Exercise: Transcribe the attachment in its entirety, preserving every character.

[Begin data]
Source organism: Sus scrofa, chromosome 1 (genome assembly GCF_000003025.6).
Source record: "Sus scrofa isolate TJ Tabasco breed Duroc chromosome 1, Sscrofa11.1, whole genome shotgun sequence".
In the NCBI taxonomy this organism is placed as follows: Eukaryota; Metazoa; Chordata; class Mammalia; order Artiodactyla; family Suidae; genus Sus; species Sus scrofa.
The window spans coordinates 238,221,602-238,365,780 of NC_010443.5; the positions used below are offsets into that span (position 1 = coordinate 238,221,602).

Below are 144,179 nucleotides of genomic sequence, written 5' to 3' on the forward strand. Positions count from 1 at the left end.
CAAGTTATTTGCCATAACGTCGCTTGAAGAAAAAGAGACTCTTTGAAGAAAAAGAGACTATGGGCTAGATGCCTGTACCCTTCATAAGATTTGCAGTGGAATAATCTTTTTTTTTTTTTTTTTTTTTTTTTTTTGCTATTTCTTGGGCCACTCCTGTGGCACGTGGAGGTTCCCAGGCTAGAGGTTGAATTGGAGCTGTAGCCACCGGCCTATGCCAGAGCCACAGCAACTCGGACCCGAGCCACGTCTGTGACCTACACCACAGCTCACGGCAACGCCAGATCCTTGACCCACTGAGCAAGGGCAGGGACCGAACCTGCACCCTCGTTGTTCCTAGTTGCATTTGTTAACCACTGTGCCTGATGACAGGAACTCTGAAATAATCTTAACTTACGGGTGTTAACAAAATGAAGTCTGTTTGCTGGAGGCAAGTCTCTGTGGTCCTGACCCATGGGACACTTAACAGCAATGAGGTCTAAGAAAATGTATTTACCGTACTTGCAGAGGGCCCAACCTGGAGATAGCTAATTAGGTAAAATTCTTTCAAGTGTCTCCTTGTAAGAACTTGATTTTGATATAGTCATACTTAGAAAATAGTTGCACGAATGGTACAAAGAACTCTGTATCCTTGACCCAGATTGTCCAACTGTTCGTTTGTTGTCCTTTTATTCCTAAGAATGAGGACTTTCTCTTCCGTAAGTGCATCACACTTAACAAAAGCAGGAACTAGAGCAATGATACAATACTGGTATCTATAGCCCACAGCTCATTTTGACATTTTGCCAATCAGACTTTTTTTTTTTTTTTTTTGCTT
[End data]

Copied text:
Source organism: Sus scrofa, chromosome 1 (genome assembly GCF_000003025.6).
Source record: "Sus scrofa isolate TJ Tabasco breed Duroc chromosome 1, Sscrofa11.1, whole genome shotgun sequence".
In the NCBI taxonomy this organism is placed as follows: Eukaryota; Metazoa; Chordata; class Mammalia; order Artiodactyla; family Suidae; genus Sus; species Sus scrofa.
The window spans coordinates 238,221,602-238,365,780 of NC_010443.5; the positions used below are offsets into that span (position 1 = coordinate 238,221,602).

Below are 144,179 nucleotides of genomic sequence, written 5' to 3' on the forward strand. Positions count from 1 at the left end.
CAAGTTATTTGCCATAACGTCGCTTGAAGAAAAAGAGACTCTTTGAAGAAAAAGAGACTATGGGCTAGATGCCTGTACCCTTCATAAGATTTGCAGTGGAATAATCTTTTTTTTTTTTTTTTTTTTTTTTTTTTGCTATTTCTTGGGCCACTCCTGTGGCACGTGGAGGTTCCCAGGCTAGAGGTTGAATTGGAGCTGTAGCCACCGGCCTATGCCAGAGCCACAGCAACTCGGACCCGAGCCACGTCTGTGACCTACACCACAGCTCACGGCAACGCCAGATCCTTGACCCACTGAGCAAGGGCAGGGACCGAACCTGCACCCTCGTTGTTCCTAGTTGCATTTGTTAACCACTGTGCCTGATGACAGGAACTCTGAAATAATCTTAACTTACGGGTGTTAACAAAATGAAGTCTGTTTGCTGGAGGCAAGTCTCTGTGGTCCTGACCCATGGGACACTTAACAGCAATGAGGTCTAAGAAAATGTATTTACCGTACTTGCAGAGGGCCCAACCTGGAGATAGCTAATTAGGTAAAATTCTTTCAAGTGTCTCCTTGTAAGAACTTGATTTTGATATAGTCATACTTAGAAAATAGTTGCACGAATGGTACAAAGAACTCTGTATCCTTGACCCAGATTGTCCAACTGTTCGTTTGTTGTCCTTTTATTCCTAAGAATGAGGACTTTCTCTTCCGTAAGTGCATCACACTTAACAAAAGCAGGAACTAGAGCAATGATACAATACTGGTATCTATAGCCCACAGCTCATTTTGACATTTTGCCAATCAGACTTTTTTTTTTTTTTTTTTGCTT